Although Ga Ga Ga Ga Ga finds Spoon moving further away from their punk beginnings and broadening their sonic pallet, it is arguably their most accessible record yet. While 'The Ghost of You Lingers' registers one of their most experimental album tracks so far, a masterpiece of lo-fi minimalism (further leftfield than 'Kill the Moonlight's peerless 'Paper Tiger'), tracks like 'You Got Yr Cherry Bomb' and 'Underdog' are spangled pop bedecked with chimes and trombones. This occasional (bitter) sweetness adds respite to the noirish nocturnal moods carried over from Gimme Fiction, prevalent here in some inspired studio touches. The electronic embellishments hover ghost-like over much of the music, sometimes subverting Daniels' melodic thrust, sometimes underlining it. As on Gimme Fiction these moods are patient but pervasive, rewarding repeated listens.
'Don't Make Me A Target' is as rugged as the album gets, with Britt Daniels repeating the title refrain with his trademark bluesy rasp. Not exactly a mission statement, this is an inconspicuous opener from a band who have produced many songs of this ilk and are (to use a Blairism) better when they're boldest. 'Ghost Of You Lingers' flips the script entirely with three minutes of unfulfilled tensions and eerie ambience. Building on a Philip Glass style piano loop and spectral vocals shifting from speaker to speaker it seems primed, improbably, to turn into something Underworld might write. However, when it suddenly ends, its tensions unresolved, the lingering, haunting mood of its title pervades.
'You Got Yr Cherry Bomb' works a brass section and Phil Spector-patented chimes into its achingly bittersweet pop; a trick repeated on 'Underdog', an attack on mediocrity. The breezy effortlessness of these tracks belies their taut perfectionism; Spoon's apparent simplicity is a deception. The melody of 'Don't You Ever' swirls around a dubby bassline and an insistent nightime groove that continues into 'Rythmn and Soul', which features some lovely deep-slung guitar.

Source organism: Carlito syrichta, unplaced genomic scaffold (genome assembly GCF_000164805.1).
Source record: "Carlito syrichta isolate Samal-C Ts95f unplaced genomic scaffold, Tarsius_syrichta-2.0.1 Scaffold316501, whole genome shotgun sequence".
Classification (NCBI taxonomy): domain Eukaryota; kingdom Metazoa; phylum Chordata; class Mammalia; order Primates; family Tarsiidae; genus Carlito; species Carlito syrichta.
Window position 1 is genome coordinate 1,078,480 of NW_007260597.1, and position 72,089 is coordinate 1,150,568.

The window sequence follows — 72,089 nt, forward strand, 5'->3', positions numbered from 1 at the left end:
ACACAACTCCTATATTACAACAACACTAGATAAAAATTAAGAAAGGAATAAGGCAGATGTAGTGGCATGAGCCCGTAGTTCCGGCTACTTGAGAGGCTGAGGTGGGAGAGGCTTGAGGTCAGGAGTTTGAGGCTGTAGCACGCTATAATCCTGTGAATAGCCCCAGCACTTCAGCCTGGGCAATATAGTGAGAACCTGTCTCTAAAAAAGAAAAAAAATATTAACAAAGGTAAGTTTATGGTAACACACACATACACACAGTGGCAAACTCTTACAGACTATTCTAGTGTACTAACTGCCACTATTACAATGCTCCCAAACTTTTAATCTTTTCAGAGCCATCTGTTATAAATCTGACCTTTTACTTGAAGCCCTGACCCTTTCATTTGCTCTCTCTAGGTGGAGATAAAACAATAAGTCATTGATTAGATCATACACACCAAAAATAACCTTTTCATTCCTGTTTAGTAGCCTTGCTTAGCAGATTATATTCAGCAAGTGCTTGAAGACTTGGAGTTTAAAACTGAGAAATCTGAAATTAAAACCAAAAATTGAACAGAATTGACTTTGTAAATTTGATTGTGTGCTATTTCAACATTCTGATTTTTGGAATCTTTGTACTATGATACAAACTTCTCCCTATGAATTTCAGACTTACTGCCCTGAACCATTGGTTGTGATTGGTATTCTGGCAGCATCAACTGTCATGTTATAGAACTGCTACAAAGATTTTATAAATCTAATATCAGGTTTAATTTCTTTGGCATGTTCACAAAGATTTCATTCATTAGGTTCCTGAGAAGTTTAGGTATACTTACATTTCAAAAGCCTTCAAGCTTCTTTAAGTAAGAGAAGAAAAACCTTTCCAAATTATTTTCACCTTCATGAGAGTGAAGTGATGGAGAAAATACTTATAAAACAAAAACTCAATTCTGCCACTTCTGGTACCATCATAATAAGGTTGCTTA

'My Little Japanese Cigarette Case' is a noirish conceit embellished with some oriental guitar that sounds like it could be drifting out of a brothel. Furthermore 'Finer Feelings' adds an unlikely reggae flavour to its bittersweet melodies, drifting in dubby expansiveness where other bands put a guitar solo. There is an loose, unhurried feel to these songs which unravel as mood pieces rather than typical verse-chorus-verse song structures.
The limited edition includes an additional bonus CD of studio outtakes and doodles which aren't enormously diverting bar an inspired mix of Gimme Fiction's brilliant 'I Summon You', stripped down to bleak Portishead-style trip hop. It's a shame it's only a snippet. Spoon are an album band for whom the term 'grower' could easily have been invented. Another beguiling, subtle mini-masterpiece to savour - a lean 38 minutes which belies the expansive moodiness within.